Ushuaia is a charming resort town at the base of Argentina. It’s located on the Tierra del Fuego archipelago, the southernmost tip of South America, and is nicknamed the “End of the World.” There is even a post office from where you can send family and friends a postcard that is stamped “End of the World.” 😄
The windswept town, perched on a steep hill, is surrounded by the Martial Mountains. It’s the gateway to Antarctica cruises and seeing the ships preparing to depart, bound for Antartica, adds a sense of exciting anticipation to the air.
Ushuaia is perched between the snow capped Andes and the famed Beagle Channel and consists of steep streets and a jumble of buildings. The town has been a missionary base, penal colony (because of the harsh living conditions in this part of the world, the worst criminals were sent here!) and a naval base for the Argentine navy, but over the last decade or two it has transformed itself (with an admitted lack of urban planning) into a major tourist destination complete with casinos, five-star hotels and a good selection of restaurants.
Upon disembarking from the Mare Australis cruise ship after our 3 day/4 night cruise around Cape Horn from Punta Arenas, Chile, we set off for a 2 hour horse-riding excursion. The horses follow a trail through lush sub-antarctic forest towards the shores of the Beagle Channel. Riding through the most spectacular scenery beneath snow-capped peaks and through flowing rivers and incredible views, was a wonderful opportunity to explore the area. We were able to see across to the imposing Navarino and Hoste Islands of Chile.
We set off to locate our accommodation for the next couple of days. B&B Posada del Fin del Mundo was a lovely old building, carefully maintained. We settled in immediately and made friends with their crazy pup.
We were told that the best things to do were to visit the Tierra del Fuego National Park; to hike up the glacier; or to take a trip in the Beagle Channel. Seeing as we had done most of these things as part of our three day cruise from Punta Arenas, we didn’t feel the need to rush off and do these activities.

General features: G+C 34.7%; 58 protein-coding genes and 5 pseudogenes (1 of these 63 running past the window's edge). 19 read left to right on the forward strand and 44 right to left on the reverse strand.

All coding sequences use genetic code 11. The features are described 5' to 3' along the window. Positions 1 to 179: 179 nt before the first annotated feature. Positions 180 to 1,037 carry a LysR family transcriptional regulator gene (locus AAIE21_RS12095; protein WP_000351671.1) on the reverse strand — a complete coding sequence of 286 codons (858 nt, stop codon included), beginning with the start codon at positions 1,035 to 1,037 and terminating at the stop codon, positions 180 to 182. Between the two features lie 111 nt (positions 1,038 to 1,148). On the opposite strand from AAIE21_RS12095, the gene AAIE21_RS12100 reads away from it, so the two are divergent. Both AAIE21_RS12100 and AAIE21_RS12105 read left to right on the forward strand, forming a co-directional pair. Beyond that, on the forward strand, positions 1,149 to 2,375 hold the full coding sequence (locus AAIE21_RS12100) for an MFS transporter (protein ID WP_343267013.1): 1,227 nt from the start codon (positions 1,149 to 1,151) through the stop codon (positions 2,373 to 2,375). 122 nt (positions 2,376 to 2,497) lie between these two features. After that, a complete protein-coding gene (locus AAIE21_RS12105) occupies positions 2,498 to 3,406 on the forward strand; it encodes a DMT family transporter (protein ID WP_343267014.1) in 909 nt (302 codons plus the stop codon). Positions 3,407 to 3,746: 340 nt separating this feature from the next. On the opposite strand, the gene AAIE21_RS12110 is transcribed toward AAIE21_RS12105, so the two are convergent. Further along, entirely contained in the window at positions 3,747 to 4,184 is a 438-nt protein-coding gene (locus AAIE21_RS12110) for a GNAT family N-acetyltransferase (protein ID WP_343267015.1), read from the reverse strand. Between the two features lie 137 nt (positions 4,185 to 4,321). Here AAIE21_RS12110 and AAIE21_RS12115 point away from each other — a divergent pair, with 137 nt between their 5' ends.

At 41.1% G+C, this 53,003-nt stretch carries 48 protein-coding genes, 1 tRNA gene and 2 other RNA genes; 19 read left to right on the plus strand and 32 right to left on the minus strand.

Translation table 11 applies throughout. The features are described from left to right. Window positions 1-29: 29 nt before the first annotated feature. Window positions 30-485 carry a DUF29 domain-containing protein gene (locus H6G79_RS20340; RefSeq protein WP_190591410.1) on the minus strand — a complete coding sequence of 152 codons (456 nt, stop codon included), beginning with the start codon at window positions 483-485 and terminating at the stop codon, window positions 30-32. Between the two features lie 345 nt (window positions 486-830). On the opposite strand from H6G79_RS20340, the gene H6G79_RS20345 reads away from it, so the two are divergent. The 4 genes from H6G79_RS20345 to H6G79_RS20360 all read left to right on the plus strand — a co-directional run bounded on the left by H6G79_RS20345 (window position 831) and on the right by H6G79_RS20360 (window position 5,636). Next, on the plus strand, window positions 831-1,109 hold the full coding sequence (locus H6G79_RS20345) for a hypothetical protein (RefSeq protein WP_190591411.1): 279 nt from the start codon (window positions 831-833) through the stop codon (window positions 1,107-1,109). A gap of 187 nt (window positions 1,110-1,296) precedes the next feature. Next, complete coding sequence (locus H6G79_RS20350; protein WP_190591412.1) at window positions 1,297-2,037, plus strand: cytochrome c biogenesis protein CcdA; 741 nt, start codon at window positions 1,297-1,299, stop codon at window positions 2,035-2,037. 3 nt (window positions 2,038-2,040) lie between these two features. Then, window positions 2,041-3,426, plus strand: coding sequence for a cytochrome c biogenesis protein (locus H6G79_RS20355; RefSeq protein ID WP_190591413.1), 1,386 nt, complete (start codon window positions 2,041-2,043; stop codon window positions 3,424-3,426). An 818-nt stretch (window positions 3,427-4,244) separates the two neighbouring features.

We spent some time wandering around the town. There were lots of shops selling foul-weather gear and equipment for braving Antartica conditions. We were amazed to discover a Michelin star restaurant and treated ourselves to dinner there on our first evening.
Enthralled by the beckoning snowline just behind our B&B, we decided to attempt a hike up to the snow. It took quite a brisk walk to get to the first deposits, (which were more icy puddles than soft stuff that you can play in!) and you can see by the grin on my face, how exciting it was for us Africans to finally stand in a patch of snow again. Beyond that point the snow had fallen more thickly and we soon found ourselves approaching the ski lifts belonging to the Glaciar Martial ski resort.
Trying to get back off the mountain sounds easier than it turned out to be. Instead of retracing our steps exactly we wandered off heading down-hill and would walk cross-country for ages only to be thwarted by a great big chasm in the mountain or an imposing fence. By the time we got back to our B&B we were exhausted!
On our last evening we caught up with Rankin and Sandy again who invited us to join them and a bunch of their sailing friends. Apparently the three couples meet up periodically as they sail around the Caribbean etc and have become good friends. We were enthralled by their sailing stories and hair-raising adventures.
I’ve always been inspired by the far corners of the globe. Those remote places where one continent ends, tumbling into the sea beckoning you towards further exploration over the horizon. Ushuaia is that sort place and I wondered if we would return one day to take a trip to Antartica?